Preparing a resume for law school applications is similar to preparing a resume for other purposes. Make sure to limit your resume to one page (unless you have many years of post-undergraduate work experience), and make sure that the descriptions of your roles, responsibilities, and achievements highlight any research, writing, and critical thinking skills you used or developed in the positions you have held.
After You Submit Your Law School Application
Interviewing is a relatively small component of the law school application process. Not many schools offer interviews, and those that do primarily offer them on an invitation-only basis.
If you have the opportunity to interview at a school, though, be sure to take it. Be prepared to discuss in detail any aspect of your application (including resume, academic record, work experience, and the contents of your essays), and to answer the common question, “Why do you want to go to our school specifically?”
After you submit your application but before you receive a decision, you may want to update schools on any significant changes in your profile. Such changes include:
• Fall semester grades
• An additional letter of recommendation
• Job change or promotion
• Completion of a significant academic or professional project
• Any awards or honors
Be sure to check each school’s admissions website so that you know whom you should send any updates.
Wait List Strategy
If you are placed on the wait list at any school, you should strongly consider submitting a letter of continued interest to each school for which you would like to stay on the wait list. In a letter of continued interest, you should express your strong interest in attending the school, and offer any substantive updates to your profile.
Staying engaged in the process by providing letters of continued interest and appropriate updates to your profile makes it clear to schools that you remain strongly interested in attending their school.
Almost all law schools budget a lot of money to merit-based scholarships, which they use to lure the strongest applicants every admissions cycle. These merit-based scholarships don’t require a separate application or any additional work on your part: by applying, you’re eligible to receive merit-based aid. Applicants who receive merit-based scholarships can often negotiate with other schools to help receive or increase scholarship offers from those schools as well.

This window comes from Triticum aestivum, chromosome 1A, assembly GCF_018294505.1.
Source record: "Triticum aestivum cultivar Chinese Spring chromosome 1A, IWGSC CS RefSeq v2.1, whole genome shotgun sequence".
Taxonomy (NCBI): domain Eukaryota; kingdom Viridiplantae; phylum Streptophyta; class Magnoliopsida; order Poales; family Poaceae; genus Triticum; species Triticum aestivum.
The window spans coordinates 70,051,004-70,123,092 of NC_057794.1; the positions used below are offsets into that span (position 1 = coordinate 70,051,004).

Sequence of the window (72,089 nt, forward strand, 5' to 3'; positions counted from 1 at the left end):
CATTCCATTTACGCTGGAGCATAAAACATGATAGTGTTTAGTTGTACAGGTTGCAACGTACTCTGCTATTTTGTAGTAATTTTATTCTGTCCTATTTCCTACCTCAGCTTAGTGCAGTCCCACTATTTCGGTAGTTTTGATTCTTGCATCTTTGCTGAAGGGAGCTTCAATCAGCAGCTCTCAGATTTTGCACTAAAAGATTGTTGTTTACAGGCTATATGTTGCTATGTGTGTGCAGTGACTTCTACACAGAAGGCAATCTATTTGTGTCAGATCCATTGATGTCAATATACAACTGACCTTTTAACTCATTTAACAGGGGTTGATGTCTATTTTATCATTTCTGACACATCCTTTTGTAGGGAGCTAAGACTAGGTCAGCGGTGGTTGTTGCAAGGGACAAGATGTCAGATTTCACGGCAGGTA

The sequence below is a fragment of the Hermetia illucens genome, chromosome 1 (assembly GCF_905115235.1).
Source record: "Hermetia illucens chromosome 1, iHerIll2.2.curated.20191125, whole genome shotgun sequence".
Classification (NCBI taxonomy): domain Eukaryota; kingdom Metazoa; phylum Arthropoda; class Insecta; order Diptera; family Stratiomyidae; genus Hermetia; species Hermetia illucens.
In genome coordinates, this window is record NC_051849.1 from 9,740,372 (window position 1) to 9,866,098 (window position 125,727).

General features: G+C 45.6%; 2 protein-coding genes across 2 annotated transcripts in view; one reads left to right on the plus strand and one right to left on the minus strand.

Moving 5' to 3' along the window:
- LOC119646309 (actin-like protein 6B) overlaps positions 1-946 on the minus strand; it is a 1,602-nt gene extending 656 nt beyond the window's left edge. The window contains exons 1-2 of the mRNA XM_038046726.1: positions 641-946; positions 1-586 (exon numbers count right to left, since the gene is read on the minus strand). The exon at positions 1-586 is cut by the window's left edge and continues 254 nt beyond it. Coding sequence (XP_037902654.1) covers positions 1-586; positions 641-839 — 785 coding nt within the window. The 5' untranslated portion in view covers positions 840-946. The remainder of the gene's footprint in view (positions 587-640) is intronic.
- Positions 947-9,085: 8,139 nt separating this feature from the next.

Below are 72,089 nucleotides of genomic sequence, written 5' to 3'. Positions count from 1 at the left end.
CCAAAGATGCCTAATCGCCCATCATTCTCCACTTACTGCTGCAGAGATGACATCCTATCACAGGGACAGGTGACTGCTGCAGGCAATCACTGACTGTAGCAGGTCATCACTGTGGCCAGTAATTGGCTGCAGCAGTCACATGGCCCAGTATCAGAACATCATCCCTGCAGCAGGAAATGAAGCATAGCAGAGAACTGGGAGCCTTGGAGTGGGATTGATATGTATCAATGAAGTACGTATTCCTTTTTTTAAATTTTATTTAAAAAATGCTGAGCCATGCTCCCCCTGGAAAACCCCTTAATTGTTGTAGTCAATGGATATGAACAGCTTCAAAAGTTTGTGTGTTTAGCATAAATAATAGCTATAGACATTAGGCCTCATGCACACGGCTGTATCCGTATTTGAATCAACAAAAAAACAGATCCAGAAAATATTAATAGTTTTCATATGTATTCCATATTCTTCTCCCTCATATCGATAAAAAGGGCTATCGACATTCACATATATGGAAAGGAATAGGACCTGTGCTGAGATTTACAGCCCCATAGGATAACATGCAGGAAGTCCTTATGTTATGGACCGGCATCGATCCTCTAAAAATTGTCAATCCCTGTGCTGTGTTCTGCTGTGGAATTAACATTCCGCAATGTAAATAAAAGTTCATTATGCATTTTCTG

Although LSAT score and undergraduate GPA are important in each school’s decision about whom to offer merit-based aid, having a strong application will often make the difference in both whether an applicant receives merit-based aid and how much aid is offered. At Stratus, not only do we work with clients to position them to receive merit-based scholarships, we also help our clients increase their scholarship amounts by guiding them through the delicate process of negotiating increases in scholarship awards.
Work with a Law School Admissions Consultant
Almost all law school applicants seek outside help when putting together their law school applications. Unfortunately, most applicants ask friends or family members who are lawyers themselves to review their completed application essays.
This approach falls short in two important ways. First, by engaging outside help at the end of the process, applicants give those who advise them much less opportunity to make meaningful changes to their applications: when handed a final draft of an essay, it is much harder to suggest a different topic or even to suggest rewriting a portion of the essay. Second, by engaging help from people who have only gone through the process once, applicants are relying on the advice of people whose application profiles and experiences with the process are likely not relevant to their own applications.